Addition, Subtraction, and other fun activities

If there is one thing that General Managers Brian Sabean and Billy Beane have in common, it’s that both buck convention. Billy Beane does so with the flair of a virtuoso– he sees the ghost in the machine, the numbers within the numbers, like Hoffman’s idiot savant from Rainman, when the chips are down, he makes it rain (or so I’m told– I never could sit through that movie in its entirety).

Brian Sabean bucks convention the way a drunk captain of a cruise ship might. Thunderstorms ahead? Good. No need to change course. Should provide a nice switch from all that sun we’ve been having. Maybe tomorrow we’ll head south a bit. Slalom around some icebergs. That’ll be a real thrill for the kiddies, eh? Brian Sabean, you see, liked to draft pitchers. Can’t get enough of them. Even when the system is flush with pitchers, he’ll land you another pitcher. In fact top secret sources have revealed that the Giants’ draft board under his direction looked like this. But when it came to position players, he was a like a jittery teen encountering his first bra. By the end of the evening, there was disappointment and embarrassment from all parties involved. The conclusion was forgone. The Giants have drafted another pitcher.

This season, however, something happened. Maybe it was the hiring of Jim Barr. Maybe Sabean finally realized that he could no longer build an offense through free agent acquisitions. Whatever was the cause, the Giants selected four position players with their first four picks. And not only that, the picks were almost universally acclaimed by pundits and fans as shrewd. (This unprecedented occurrence naturally caused the majority of Giants fans to pinch themselves afterwards and then check their calenders to make sure that it was indeed June and not April 1st.) And shrewd it was. The Giants picked Buster Posey, who was considered by the Rays as a possibility for the first overall pick, Conor Gillaspie who could have gone in the first round, Roger Kieschnick, a toolsy OF who hadn’t quite lived up to his potential, and Brandon Crawford who was considered by some to be a first round pick before his pedestrian showing this season. Solid picks all. It appeared that after years of drafting ineptitude, Brian Sabean finally got it.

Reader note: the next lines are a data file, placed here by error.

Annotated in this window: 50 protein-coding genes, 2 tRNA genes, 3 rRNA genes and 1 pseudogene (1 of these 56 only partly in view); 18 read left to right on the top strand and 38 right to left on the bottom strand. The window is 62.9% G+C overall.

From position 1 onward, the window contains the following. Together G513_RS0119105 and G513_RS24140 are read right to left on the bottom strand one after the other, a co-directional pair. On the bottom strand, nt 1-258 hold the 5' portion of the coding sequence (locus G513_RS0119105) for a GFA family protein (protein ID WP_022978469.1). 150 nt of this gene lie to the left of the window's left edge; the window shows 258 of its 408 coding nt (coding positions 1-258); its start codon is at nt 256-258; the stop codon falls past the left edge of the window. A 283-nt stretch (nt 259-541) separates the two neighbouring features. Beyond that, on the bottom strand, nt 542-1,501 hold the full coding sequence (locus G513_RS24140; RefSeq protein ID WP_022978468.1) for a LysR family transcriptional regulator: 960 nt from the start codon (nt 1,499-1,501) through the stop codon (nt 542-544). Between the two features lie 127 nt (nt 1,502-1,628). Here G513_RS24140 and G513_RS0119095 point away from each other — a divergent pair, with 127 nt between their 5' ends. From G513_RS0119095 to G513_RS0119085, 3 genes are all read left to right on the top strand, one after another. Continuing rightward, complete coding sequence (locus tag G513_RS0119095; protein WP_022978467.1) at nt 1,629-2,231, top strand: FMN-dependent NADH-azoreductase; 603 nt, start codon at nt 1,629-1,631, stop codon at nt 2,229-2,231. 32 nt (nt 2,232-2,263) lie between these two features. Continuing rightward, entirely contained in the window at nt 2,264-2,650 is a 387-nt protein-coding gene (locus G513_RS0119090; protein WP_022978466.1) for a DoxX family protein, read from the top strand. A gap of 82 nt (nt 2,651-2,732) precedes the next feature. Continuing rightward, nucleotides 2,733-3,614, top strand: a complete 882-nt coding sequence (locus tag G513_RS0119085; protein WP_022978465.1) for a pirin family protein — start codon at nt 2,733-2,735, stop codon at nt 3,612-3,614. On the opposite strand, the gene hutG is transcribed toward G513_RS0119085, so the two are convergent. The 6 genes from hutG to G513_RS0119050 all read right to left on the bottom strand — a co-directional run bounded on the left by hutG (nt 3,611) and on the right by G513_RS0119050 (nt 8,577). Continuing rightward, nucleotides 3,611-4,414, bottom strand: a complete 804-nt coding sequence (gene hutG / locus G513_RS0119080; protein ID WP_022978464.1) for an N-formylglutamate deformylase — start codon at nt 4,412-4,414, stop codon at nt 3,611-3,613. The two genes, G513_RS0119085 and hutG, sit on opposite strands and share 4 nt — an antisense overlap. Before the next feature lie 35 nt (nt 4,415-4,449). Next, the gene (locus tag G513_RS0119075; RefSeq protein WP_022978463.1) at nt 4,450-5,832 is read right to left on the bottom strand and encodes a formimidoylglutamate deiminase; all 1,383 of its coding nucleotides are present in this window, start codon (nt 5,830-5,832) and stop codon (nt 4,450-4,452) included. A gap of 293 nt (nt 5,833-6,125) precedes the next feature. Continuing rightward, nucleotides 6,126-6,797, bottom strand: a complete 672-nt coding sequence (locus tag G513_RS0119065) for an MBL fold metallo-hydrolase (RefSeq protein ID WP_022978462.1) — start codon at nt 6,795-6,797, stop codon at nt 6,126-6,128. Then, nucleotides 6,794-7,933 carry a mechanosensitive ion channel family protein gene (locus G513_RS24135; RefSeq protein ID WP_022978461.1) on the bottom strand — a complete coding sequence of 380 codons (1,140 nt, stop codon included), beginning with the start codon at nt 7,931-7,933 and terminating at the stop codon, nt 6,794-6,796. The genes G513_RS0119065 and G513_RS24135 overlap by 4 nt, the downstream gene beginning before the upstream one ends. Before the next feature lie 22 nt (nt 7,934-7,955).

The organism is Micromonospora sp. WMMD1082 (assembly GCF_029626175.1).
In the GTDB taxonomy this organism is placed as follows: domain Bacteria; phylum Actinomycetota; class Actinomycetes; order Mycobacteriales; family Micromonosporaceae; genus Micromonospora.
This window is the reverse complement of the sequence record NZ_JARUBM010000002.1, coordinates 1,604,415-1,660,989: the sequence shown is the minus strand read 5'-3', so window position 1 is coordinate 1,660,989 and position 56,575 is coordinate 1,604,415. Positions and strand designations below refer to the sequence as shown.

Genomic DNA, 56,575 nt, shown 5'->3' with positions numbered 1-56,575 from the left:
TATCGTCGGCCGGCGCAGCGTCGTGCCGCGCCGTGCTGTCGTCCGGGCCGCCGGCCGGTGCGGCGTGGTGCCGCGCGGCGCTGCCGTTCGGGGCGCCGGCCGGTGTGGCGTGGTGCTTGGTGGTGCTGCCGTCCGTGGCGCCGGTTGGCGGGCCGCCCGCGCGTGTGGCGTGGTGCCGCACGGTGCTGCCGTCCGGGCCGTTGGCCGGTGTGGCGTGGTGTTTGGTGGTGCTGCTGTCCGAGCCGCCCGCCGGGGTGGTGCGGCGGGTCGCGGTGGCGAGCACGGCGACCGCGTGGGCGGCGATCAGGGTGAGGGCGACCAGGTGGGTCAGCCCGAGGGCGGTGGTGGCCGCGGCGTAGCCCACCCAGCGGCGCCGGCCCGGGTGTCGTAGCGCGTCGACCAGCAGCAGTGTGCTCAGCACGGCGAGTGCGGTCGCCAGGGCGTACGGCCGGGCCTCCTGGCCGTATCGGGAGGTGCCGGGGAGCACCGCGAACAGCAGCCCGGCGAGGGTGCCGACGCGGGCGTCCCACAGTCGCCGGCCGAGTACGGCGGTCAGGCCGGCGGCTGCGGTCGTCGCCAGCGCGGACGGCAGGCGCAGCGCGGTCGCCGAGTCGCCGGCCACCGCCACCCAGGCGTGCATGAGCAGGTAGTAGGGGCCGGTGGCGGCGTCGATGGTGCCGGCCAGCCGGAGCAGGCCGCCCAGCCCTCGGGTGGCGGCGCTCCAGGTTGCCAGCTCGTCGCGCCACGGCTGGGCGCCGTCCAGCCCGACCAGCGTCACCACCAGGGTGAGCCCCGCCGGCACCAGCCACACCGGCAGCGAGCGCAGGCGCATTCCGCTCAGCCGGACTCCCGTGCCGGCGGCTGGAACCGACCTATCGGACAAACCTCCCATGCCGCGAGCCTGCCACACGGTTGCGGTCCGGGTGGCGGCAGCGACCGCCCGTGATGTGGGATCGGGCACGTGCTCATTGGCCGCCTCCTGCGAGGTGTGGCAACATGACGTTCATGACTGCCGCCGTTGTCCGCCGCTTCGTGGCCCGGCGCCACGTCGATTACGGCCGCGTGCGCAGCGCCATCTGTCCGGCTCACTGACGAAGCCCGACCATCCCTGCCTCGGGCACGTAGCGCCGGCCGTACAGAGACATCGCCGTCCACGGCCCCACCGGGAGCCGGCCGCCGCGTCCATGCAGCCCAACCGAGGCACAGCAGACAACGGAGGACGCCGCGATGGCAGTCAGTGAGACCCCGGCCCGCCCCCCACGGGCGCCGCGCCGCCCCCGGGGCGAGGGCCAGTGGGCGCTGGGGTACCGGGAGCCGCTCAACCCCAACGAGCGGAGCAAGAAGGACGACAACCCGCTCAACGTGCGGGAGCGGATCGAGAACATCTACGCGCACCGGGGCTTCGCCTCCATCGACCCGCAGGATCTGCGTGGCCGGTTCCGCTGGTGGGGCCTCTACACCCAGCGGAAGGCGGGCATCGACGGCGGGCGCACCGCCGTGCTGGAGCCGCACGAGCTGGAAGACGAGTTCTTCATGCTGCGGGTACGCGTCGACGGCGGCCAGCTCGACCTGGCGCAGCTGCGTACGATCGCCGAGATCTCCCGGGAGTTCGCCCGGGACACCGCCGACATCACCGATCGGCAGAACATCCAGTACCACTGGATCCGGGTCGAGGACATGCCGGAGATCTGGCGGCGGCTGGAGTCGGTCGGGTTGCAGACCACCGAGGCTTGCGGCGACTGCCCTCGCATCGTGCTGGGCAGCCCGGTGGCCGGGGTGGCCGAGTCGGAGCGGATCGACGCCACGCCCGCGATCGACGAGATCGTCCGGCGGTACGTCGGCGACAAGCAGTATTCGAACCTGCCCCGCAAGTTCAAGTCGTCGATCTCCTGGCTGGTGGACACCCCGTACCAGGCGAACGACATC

The big recent news (which I had missed due to Internet troubles) was the Giants’ signing of Conor Gillaspie. I personally regard Conor’s pick more so than Buster Posey’s as a step in the right direction. My thinking is this: 1. It is very hard to fuck up a number five pick overall. 2. It is very easy to fuck up a supplemental pick (for reference, see Jackson Williams). Of course it is way too early to label Conor a success, but it is not too early to label him a good pick. Conor is widely regarded to have an advanced bat, projected by most scouts to hit for average, but with only line drive power. Scouts also praise his work ethic and determination. He is often compared to the Giants’ own Bill Mueller.